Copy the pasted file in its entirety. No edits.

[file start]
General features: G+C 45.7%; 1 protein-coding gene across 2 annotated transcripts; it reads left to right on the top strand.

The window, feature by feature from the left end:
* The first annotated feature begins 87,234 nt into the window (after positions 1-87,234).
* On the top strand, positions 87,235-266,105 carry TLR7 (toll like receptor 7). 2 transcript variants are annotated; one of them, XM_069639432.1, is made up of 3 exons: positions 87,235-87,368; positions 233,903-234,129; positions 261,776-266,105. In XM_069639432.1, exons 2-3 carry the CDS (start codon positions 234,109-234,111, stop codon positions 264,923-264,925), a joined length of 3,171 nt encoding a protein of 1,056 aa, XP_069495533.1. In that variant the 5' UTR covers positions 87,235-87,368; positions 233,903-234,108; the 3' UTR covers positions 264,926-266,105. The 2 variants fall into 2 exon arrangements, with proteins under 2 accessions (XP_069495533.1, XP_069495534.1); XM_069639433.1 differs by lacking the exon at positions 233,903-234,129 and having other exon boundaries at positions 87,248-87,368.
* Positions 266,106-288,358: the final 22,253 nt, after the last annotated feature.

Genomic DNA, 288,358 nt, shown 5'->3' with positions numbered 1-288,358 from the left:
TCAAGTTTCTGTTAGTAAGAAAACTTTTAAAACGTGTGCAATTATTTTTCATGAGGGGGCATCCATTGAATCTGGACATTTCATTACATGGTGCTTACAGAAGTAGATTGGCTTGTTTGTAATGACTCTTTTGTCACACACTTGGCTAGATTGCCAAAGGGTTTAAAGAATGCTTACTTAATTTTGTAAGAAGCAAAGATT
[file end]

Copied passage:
General features: G+C 45.7%; 1 protein-coding gene across 2 annotated transcripts; it reads left to right on the top strand.

The window, feature by feature from the left end:
* The first annotated feature begins 87,234 nt into the window (after positions 1-87,234).
* On the top strand, positions 87,235-266,105 carry TLR7 (toll like receptor 7). 2 transcript variants are annotated; one of them, XM_069639432.1, is made up of 3 exons: positions 87,235-87,368; positions 233,903-234,129; positions 261,776-266,105. In XM_069639432.1, exons 2-3 carry the CDS (start codon positions 234,109-234,111, stop codon positions 264,923-264,925), a joined length of 3,171 nt encoding a protein of 1,056 aa, XP_069495533.1. In that variant the 5' UTR covers positions 87,235-87,368; positions 233,903-234,108; the 3' UTR covers positions 264,926-266,105. The 2 variants fall into 2 exon arrangements, with proteins under 2 accessions (XP_069495533.1, XP_069495534.1); XM_069639433.1 differs by lacking the exon at positions 233,903-234,129 and having other exon boundaries at positions 87,248-87,368.
* Positions 266,106-288,358: the final 22,253 nt, after the last annotated feature.

Genomic DNA, 288,358 nt, shown 5'->3' with positions numbered 1-288,358 from the left:
TCAAGTTTCTGTTAGTAAGAAAACTTTTAAAACGTGTGCAATTATTTTTCATGAGGGGGCATCCATTGAATCTGGACATTTCATTACATGGTGCTTACAGAAGTAGATTGGCTTGTTTGTAATGACTCTTTTGTCACACACTTGGCTAGATTGCCAAAGGGTTTAAAGAATGCTTACTTAATTTTGTAAGAAGCAAAGATT